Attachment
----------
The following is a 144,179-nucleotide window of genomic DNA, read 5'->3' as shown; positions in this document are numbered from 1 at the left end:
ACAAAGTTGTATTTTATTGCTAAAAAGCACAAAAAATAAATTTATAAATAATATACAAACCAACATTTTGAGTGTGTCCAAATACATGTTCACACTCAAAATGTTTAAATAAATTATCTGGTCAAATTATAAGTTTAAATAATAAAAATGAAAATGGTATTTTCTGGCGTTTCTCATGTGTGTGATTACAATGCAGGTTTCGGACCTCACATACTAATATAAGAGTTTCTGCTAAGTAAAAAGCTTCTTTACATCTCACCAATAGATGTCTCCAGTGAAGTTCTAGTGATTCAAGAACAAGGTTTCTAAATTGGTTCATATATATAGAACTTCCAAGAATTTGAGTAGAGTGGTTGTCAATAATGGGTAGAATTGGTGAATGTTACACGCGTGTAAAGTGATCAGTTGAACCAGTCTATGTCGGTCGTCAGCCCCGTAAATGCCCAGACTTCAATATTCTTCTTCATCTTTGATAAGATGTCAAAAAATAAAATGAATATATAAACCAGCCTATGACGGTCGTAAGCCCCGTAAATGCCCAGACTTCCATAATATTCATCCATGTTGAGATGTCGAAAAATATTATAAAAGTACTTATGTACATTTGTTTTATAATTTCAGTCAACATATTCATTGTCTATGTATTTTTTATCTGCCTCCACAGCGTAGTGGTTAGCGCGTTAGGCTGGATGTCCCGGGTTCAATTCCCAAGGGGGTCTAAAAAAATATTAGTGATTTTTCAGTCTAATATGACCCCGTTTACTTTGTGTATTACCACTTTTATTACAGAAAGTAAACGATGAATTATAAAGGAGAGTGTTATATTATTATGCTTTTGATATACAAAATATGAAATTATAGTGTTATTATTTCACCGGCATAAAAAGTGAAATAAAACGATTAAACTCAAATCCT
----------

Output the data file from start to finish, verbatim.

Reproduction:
The following is a 144,179-nucleotide window of genomic DNA, read 5'->3' as shown; positions in this document are numbered from 1 at the left end:
ACAAAGTTGTATTTTATTGCTAAAAAGCACAAAAAATAAATTTATAAATAATATACAAACCAACATTTTGAGTGTGTCCAAATACATGTTCACACTCAAAATGTTTAAATAAATTATCTGGTCAAATTATAAGTTTAAATAATAAAAATGAAAATGGTATTTTCTGGCGTTTCTCATGTGTGTGATTACAATGCAGGTTTCGGACCTCACATACTAATATAAGAGTTTCTGCTAAGTAAAAAGCTTCTTTACATCTCACCAATAGATGTCTCCAGTGAAGTTCTAGTGATTCAAGAACAAGGTTTCTAAATTGGTTCATATATATAGAACTTCCAAGAATTTGAGTAGAGTGGTTGTCAATAATGGGTAGAATTGGTGAATGTTACACGCGTGTAAAGTGATCAGTTGAACCAGTCTATGTCGGTCGTCAGCCCCGTAAATGCCCAGACTTCAATATTCTTCTTCATCTTTGATAAGATGTCAAAAAATAAAATGAATATATAAACCAGCCTATGACGGTCGTAAGCCCCGTAAATGCCCAGACTTCCATAATATTCATCCATGTTGAGATGTCGAAAAATATTATAAAAGTACTTATGTACATTTGTTTTATAATTTCAGTCAACATATTCATTGTCTATGTATTTTTTATCTGCCTCCACAGCGTAGTGGTTAGCGCGTTAGGCTGGATGTCCCGGGTTCAATTCCCAAGGGGGTCTAAAAAAATATTAGTGATTTTTCAGTCTAATATGACCCCGTTTACTTTGTGTATTACCACTTTTATTACAGAAAGTAAACGATGAATTATAAAGGAGAGTGTTATATTATTATGCTTTTGATATACAAAATATGAAATTATAGTGTTATTATTTCACCGGCATAAAAAGTGAAATAAAACGATTAAACTCAAATCCT